Losing Doctors!

Spring 2005 CSANews Issue 54  |  Posted date : May 17, 2007.Back to list

Dear Mr. Don Slinger,

You sound like a man of action, so this letter is coming to you. If that's not your department, I'm sure you will send it to the right place.

Enclosed is a copy of a letter received from my doctor. He explains why he is leaving his practice. I felt the well-put reasons might be useful when confronting the government.

This is the THIRD doctor we have lost in about the last 12 to 15 years. Kitchener/Waterloo Ontario needs more doctors and specialists. Here's hoping the CSA can do as good a job in this area as they have in others.

We have been members for many years. Whenever I read the CSANews, my admiration soars for all the workers and negotiators.

Thank you for the good work. Being a very private person, I would appreciate remaining anonymous.

The reason for this letter is to further the cause for more good doctors in Ontario and all of Canada.

Letter from Physician

Dear Patients,

I am writing this letter to you to inform you of my decision to leave the practice of family medicine as of February 28, 2005. I announce this with little regret as this decision has been two years in the making. I can no longer practice medicine the way I was taught or would like to without suffering financial hardship. I have searched long and hard for reasons to be optimistic, that the working environment for family physicians in Ontario would improve, and have come up empty. There are many reasons why I am leaving family medicine and I will share some of them with you.

Poor Compensation – The average visit to your family physician pays your doctor only $17.30 - $28.50. A full annual physical earns your doctor $54.10. The fee paid to your doctor for counseling or psychotherapy is $50.45 per half hour of time. Many forms I have to do for free or am paid very poorly as per government regulations. To pay for rent, staffing and supplies costs me over $70 per hour. I do not have any health benefits, paid vacation or pension. What OHIP pays me to look after your medical care does not come close to what I should be receiving given my 11 years of university education, my work responsibilities and workload/complexity.

Government Control – Doctors are not protected by the Labour Relations Act and are not permitted to strike. In addition, we do not have access to binding arbitration in the event of an impasse in negotiations with the government. OHIP rigidly controls how much doctors are paid for their insured services, a situation not encountered by any other independent health care in this province. Dentists and veterinarians charge whatever the market will bear. Even chiropractors, when they were covered by OHIP, were allowed to charge extra fees to their patients.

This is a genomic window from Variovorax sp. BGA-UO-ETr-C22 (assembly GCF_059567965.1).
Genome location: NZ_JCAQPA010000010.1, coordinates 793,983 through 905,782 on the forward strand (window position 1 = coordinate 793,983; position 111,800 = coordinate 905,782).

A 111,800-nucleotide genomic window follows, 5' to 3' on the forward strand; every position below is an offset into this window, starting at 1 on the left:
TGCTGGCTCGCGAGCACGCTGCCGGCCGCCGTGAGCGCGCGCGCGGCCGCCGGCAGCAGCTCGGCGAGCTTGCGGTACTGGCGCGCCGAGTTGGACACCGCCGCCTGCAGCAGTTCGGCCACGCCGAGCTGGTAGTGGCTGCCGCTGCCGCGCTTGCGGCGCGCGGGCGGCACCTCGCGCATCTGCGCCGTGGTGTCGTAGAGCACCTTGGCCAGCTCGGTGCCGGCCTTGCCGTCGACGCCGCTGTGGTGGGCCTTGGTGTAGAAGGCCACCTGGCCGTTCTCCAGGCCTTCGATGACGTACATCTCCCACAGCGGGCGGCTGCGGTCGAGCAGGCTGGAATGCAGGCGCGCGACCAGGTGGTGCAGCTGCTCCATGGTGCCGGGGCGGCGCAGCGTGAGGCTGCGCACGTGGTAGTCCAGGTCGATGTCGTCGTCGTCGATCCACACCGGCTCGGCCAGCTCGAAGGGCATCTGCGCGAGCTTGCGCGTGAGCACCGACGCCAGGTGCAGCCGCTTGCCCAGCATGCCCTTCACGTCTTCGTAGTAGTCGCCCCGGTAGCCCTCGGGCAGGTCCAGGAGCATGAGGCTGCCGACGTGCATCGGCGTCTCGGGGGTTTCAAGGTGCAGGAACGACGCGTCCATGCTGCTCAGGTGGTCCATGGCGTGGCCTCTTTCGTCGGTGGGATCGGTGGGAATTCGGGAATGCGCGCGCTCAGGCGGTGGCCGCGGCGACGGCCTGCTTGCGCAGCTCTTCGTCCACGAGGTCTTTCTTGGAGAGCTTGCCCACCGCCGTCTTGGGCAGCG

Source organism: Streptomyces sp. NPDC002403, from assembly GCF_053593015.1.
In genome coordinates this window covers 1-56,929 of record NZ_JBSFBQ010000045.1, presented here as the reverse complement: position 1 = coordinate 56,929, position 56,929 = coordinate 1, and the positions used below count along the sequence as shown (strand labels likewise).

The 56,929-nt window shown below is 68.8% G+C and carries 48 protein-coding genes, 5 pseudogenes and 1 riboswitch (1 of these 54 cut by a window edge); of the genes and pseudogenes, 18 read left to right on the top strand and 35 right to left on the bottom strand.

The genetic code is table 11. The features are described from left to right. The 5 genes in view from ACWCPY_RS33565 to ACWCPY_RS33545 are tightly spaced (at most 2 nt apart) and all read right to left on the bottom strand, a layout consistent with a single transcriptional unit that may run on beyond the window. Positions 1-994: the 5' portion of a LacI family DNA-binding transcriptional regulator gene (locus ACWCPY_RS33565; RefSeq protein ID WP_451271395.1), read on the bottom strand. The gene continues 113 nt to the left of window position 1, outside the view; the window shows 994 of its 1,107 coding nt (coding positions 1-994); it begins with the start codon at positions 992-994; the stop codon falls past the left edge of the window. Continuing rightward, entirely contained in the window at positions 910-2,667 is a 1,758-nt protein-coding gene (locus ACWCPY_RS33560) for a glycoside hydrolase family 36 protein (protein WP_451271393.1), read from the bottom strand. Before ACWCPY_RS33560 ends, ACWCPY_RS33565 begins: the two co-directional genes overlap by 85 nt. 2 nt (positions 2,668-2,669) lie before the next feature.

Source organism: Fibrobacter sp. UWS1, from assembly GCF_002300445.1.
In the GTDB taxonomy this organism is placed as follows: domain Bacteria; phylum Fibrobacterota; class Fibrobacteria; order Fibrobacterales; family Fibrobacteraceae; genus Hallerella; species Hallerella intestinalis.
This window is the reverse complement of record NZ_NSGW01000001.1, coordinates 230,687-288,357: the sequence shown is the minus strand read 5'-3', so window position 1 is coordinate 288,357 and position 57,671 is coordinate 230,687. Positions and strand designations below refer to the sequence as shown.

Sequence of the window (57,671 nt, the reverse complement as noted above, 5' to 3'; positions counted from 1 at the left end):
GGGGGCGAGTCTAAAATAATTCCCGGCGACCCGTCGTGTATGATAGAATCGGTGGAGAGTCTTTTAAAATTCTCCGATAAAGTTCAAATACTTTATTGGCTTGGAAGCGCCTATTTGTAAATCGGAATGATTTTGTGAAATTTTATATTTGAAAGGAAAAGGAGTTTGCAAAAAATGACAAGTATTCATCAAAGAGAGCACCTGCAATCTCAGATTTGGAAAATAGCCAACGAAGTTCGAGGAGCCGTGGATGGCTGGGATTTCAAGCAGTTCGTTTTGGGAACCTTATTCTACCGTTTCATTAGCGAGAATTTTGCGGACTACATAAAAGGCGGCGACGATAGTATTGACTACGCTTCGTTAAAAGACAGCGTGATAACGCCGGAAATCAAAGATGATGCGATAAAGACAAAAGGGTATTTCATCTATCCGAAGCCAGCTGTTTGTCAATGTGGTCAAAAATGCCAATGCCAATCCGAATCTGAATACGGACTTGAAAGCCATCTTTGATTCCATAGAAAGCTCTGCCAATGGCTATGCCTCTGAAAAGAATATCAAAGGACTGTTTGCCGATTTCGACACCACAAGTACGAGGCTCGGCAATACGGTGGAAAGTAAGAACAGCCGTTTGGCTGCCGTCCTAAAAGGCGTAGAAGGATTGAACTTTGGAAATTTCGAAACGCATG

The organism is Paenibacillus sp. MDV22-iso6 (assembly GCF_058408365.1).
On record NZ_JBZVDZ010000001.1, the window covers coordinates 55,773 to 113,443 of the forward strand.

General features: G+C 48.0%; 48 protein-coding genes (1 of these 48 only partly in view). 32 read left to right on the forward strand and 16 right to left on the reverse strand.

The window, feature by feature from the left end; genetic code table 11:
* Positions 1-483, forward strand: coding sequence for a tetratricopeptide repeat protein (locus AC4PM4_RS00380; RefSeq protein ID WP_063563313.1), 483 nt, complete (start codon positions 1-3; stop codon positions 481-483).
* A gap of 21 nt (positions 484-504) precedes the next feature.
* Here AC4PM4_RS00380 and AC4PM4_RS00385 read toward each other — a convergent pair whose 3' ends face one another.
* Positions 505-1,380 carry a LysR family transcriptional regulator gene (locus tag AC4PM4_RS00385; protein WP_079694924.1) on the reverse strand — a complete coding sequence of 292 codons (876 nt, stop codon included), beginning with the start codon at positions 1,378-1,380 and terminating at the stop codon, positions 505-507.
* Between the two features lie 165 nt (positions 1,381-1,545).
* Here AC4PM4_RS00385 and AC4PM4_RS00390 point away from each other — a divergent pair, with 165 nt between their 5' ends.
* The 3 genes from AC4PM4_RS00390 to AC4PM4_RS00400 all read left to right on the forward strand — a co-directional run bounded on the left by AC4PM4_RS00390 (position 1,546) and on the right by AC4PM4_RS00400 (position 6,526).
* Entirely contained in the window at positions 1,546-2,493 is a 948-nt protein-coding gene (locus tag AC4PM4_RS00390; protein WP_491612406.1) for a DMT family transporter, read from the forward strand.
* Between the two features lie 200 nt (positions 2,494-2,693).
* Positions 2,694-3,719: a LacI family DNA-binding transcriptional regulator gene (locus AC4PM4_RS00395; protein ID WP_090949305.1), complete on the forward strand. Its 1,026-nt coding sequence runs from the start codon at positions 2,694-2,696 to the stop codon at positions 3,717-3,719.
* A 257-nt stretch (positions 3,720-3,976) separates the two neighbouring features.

Lack of time for my family – For most of the last 3 1/2 years I have worked 6 to 7 days per week. I have had one week off in that period and that was the week that my son was born. I spend at least two hours per night on paperwork and, at least twice per week, am up into the morning filling out or writing numerous government, insurance and legal forms and letters. The time that I have devoted to my career has left me worn out and has greatly impacted my role as a father and husband.

Access to Diagnostic Tests – Many times per day I deal with patients who need very quick access to ultrasounds, CT scans, MRIs or other tests in order to make a diagnosis and proceed with proper treatment. These patients often suffer physically, emotionally and financially while their conditions do not improve or continue to worsen. I witness their anguish and sometimes proper treatment is delayed while awaiting necessary tests.

Access to Specialist Care – There is a significant shortage of many specialists in Ontario that is not just limited to our community. This results in long waiting lists for referrals, often after a long wait for a diagnostic test. Even if I have made the diagnosis, often patients require specialist care that I cannot get them timely access to. The result is that I see these frustrated patients back in my office often and can bring little relief to their symptoms.

Family physicians are leaving their practices, retiring or moving out of province in growing numbers. In addition, fewer students are choosing to train as family doctors and those that do are increasingly not setting up family practices. For the last five years, I have been working in a deteriorating system that is not of my making, nor my responsibility. It is not my job to fix the system or subsidize it with my low fees and income.


Response:
Thank you for your kudos and your support. It would appear that the health-care crisis in Canada, let alone Ontario, is far from over. Lack of funding and support coupled with the bureaucracy that physicians have to endure in order to get paid is compounded further by the "brain drain" of opportunity just south of our border.

If our government would simply allow doctors to do what they are trained to do, help people and save lives, then perhaps the issue of being under-funded for services would be that much less of a burden on them.

As our population ages the demand for well trained experienced doctors will multiply exponentially. Currently 47% of our Canadian health-care budget is absorbed by persons over the age of 65. As the boomers age we will need more doctors and more funding in order to maintain the Canadian way of life that was envisioned when our national medicare program was created. It is obvious that we are not starting off on the right foot, and action to remedy the problem must be taken now!